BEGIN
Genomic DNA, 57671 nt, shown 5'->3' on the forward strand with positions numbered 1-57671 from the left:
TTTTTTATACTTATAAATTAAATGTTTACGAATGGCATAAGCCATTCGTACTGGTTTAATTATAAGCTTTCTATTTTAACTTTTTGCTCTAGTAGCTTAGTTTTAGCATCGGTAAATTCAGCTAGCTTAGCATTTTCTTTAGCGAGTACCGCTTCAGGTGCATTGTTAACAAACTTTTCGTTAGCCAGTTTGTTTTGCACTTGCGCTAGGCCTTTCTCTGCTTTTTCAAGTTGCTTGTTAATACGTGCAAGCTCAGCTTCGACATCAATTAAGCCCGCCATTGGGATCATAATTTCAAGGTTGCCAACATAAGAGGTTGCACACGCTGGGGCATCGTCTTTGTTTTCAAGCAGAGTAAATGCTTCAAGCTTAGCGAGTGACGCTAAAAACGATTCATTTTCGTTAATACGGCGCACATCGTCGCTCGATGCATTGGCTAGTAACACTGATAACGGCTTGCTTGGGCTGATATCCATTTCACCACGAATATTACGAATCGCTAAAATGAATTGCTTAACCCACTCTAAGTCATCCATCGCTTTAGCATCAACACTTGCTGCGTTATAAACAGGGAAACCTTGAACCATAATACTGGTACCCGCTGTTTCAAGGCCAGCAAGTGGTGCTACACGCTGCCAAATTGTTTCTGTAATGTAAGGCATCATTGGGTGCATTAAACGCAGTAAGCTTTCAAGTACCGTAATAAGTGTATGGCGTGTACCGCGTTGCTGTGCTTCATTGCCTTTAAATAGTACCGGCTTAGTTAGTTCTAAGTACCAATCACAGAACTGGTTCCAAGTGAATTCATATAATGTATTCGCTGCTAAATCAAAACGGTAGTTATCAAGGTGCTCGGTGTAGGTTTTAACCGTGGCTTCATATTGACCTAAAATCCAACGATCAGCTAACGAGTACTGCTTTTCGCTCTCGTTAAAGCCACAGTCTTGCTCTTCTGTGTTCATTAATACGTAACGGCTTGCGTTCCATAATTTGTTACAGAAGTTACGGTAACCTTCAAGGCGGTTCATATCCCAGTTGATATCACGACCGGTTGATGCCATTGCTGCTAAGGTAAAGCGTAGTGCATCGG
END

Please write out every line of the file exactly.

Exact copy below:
Genomic DNA, 57671 nt, shown 5'->3' on the forward strand with positions numbered 1-57671 from the left:
TTTTTTATACTTATAAATTAAATGTTTACGAATGGCATAAGCCATTCGTACTGGTTTAATTATAAGCTTTCTATTTTAACTTTTTGCTCTAGTAGCTTAGTTTTAGCATCGGTAAATTCAGCTAGCTTAGCATTTTCTTTAGCGAGTACCGCTTCAGGTGCATTGTTAACAAACTTTTCGTTAGCCAGTTTGTTTTGCACTTGCGCTAGGCCTTTCTCTGCTTTTTCAAGTTGCTTGTTAATACGTGCAAGCTCAGCTTCGACATCAATTAAGCCCGCCATTGGGATCATAATTTCAAGGTTGCCAACATAAGAGGTTGCACACGCTGGGGCATCGTCTTTGTTTTCAAGCAGAGTAAATGCTTCAAGCTTAGCGAGTGACGCTAAAAACGATTCATTTTCGTTAATACGGCGCACATCGTCGCTCGATGCATTGGCTAGTAACACTGATAACGGCTTGCTTGGGCTGATATCCATTTCACCACGAATATTACGAATCGCTAAAATGAATTGCTTAACCCACTCTAAGTCATCCATCGCTTTAGCATCAACACTTGCTGCGTTATAAACAGGGAAACCTTGAACCATAATACTGGTACCCGCTGTTTCAAGGCCAGCAAGTGGTGCTACACGCTGCCAAATTGTTTCTGTAATGTAAGGCATCATTGGGTGCATTAAACGCAGTAAGCTTTCAAGTACCGTAATAAGTGTATGGCGTGTACCGCGTTGCTGTGCTTCATTGCCTTTAAATAGTACCGGCTTAGTTAGTTCTAAGTACCAATCACAGAACTGGTTCCAAGTGAATTCATATAATGTATTCGCTGCTAAATCAAAACGGTAGTTATCAAGGTGCTCGGTGTAGGTTTTAACCGTGGCTTCATATTGACCTAAAATCCAACGATCAGCTAACGAGTACTGCTTTTCGCTCTCGTTAAAGCCACAGTCTTGCTCTTCTGTGTTCATTAATACGTAACGGCTTGCGTTCCATAATTTGTTACAGAAGTTACGGTAACCTTCAAGGCGGTTCATATCCCAGTTGATATCACGACCGGTTGATGCCATTGCTGCTAAGGTAAAGCGTAGTGCATCGG